The hollowness of such a procedure will be evident to the impartial. The mass of the people, if uninfluenced by false enthusiasm and arguments constructed to inflame their imagination, find themselves in an equivocal position. But let them discern the trick which produced the appearance of prosperity without the substance. Let them learn that all those financial changes were changes which affected solely the principal organs of the distribution of wealth, and that they directly injured the sources of production. Let them decide whether or not a nation can continue prosperous, the sources of whose annual income are constantly diminishing. Let them revolve these matters, and perceive that but one choice is open to them—the choice between " production " and " distribution."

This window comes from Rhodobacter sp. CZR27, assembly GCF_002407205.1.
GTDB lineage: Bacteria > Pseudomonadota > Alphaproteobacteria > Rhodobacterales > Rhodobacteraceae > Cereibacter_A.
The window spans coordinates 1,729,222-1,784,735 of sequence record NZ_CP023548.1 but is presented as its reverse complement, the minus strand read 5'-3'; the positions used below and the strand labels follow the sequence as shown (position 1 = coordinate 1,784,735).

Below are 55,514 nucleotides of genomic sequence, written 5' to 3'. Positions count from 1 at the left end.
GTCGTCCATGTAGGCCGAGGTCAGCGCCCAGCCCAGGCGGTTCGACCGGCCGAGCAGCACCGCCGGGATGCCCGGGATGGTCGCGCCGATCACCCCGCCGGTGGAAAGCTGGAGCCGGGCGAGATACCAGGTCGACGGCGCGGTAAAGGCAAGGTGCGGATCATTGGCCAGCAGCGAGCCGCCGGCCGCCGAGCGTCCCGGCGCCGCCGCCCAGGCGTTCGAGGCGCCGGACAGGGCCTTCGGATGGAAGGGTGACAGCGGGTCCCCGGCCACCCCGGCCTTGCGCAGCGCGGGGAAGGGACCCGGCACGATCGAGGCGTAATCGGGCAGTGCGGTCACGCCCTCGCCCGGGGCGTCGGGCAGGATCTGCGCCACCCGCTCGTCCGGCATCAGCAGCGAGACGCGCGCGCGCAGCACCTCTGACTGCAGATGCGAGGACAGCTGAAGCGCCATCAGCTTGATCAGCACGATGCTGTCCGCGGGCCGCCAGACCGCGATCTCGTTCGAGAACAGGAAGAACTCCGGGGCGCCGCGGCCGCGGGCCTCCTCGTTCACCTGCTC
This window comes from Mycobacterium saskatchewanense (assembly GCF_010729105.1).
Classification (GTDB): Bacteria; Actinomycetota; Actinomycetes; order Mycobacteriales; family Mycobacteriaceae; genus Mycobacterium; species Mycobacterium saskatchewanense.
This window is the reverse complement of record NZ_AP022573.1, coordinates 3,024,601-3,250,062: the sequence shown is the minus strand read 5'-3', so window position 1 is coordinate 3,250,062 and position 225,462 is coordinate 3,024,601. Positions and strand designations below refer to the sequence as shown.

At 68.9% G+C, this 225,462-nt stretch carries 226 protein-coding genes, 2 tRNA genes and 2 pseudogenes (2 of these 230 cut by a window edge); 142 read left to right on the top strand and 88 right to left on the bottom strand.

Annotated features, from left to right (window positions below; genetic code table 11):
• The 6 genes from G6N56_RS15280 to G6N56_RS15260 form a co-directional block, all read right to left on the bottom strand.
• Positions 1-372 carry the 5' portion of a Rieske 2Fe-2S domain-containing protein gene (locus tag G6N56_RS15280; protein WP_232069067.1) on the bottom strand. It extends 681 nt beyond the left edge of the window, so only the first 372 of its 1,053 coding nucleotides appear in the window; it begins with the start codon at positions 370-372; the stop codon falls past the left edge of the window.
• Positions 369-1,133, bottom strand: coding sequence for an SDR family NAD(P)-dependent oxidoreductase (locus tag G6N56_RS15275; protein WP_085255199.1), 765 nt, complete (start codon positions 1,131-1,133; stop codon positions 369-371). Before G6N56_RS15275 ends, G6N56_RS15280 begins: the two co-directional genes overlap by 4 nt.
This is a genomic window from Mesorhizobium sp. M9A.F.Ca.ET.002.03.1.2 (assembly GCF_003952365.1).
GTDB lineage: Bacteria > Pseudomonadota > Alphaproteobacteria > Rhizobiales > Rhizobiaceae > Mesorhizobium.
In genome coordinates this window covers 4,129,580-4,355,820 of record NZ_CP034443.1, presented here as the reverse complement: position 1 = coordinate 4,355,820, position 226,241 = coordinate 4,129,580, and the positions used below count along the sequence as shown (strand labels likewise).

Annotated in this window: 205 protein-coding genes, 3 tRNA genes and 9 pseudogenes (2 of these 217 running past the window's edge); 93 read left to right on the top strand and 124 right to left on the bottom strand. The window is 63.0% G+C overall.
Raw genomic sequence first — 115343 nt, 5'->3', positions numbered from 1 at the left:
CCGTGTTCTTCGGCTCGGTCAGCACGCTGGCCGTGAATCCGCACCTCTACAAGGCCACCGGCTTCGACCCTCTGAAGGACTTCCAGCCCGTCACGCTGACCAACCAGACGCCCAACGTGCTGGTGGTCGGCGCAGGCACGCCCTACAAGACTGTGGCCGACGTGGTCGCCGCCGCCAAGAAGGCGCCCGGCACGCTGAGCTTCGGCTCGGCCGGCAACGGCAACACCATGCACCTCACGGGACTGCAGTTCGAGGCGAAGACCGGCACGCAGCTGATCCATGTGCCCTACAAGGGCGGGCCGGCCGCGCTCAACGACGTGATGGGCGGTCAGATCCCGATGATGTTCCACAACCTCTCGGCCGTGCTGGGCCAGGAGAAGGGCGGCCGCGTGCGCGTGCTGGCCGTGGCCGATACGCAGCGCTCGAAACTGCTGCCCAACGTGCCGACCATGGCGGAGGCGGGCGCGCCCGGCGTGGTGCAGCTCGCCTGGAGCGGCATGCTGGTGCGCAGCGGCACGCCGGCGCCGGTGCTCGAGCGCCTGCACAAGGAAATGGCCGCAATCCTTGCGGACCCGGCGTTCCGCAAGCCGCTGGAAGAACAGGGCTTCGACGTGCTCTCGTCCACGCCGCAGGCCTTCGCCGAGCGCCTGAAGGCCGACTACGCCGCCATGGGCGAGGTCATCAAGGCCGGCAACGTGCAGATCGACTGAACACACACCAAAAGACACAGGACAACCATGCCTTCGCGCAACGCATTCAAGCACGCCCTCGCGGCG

§ 39. It is more important for the labourer to regard himself as a producer than as a consumer.—It was certainly a strange sort of "ideal " policy which excluded the most important element of all from its scope of action. "Protection," whatever else might be assumed concerning it, at least tended to effect a due proportion between the functions of production and distribution. By the protection of industries, even the most insignificant, the results of the circulation of capital were experienced in the narrowest channels of labour. Prices were relatively high, but the employment of labour was ensured!

But as soon as a reimposition of duties is mentioned, the free-trader plunges into a vivid description of the horrors of war. Does the free-trader suppose that our system of free imports tends to keep off war from us?